The Seals played in the NHL for nine years, and the Cleveland Barons played in the league another two, but partly due to their lack of success in the standings, there are few photos out there to prove the team even existed. Open any hockey book detailing hockey in the 1970s, and all you find are pictures of the Montreal Canadiens, Toronto Maple Leafs, and Boston Bruins. The Seals’ history, while nowhere near as storied as those of the aforementioned teams, deserves at the very least, a small spot on the Internet, and thanks to various fans I’ve connected with over the years, I’m able to present some of the rarest photos of the Seals in all their glory.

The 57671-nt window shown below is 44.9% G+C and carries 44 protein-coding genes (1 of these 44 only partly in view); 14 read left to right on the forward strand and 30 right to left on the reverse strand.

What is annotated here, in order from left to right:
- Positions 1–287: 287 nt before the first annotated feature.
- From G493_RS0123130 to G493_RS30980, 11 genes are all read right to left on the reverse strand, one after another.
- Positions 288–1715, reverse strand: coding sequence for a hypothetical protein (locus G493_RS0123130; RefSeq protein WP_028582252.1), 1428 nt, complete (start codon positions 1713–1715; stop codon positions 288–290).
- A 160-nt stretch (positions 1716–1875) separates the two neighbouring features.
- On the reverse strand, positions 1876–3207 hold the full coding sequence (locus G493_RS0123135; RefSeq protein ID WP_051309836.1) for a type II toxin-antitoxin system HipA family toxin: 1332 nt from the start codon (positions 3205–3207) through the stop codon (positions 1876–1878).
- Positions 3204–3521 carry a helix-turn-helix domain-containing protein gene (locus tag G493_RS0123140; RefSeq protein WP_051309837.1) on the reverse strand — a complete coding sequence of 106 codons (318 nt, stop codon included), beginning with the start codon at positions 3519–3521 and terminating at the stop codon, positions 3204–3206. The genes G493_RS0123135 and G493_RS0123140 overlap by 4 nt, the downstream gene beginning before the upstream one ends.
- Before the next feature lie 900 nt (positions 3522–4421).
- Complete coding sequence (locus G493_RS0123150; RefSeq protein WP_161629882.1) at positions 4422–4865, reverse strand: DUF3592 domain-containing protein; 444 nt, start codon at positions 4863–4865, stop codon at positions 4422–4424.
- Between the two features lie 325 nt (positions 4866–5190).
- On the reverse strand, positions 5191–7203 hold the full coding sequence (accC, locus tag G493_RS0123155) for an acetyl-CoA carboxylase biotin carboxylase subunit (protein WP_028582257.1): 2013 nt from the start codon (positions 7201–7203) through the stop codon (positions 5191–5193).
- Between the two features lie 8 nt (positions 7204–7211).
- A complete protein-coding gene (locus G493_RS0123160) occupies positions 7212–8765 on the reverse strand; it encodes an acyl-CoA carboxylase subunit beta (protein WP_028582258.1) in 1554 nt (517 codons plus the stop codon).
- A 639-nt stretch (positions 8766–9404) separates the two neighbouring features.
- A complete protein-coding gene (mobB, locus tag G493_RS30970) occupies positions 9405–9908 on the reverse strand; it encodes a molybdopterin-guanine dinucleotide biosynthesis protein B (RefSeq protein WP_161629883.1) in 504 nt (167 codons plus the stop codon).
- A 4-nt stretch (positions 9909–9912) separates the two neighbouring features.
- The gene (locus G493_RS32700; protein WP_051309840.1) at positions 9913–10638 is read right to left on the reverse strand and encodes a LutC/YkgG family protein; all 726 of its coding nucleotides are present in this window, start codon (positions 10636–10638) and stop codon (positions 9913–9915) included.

Thanks to Dave Martell for sending along these excellent photos of Len “The Comet” Haley, one of the Western League Seals’ all-time greats. Haley himself gave these photos to Dave.
Martell wrote me an e-mail with Haley’s description of the above photo. “I had just got back to the bench after serving a fighting major and was making my case to the coach,” Haley said, explaining the strange look on his face.
What a great colour photo of “The Comet”‘s San Francisco Seals jersey from either 1962-63 or 1963-64, the Seals’ two championship seasons.
The 1964-65 San Francisco Seals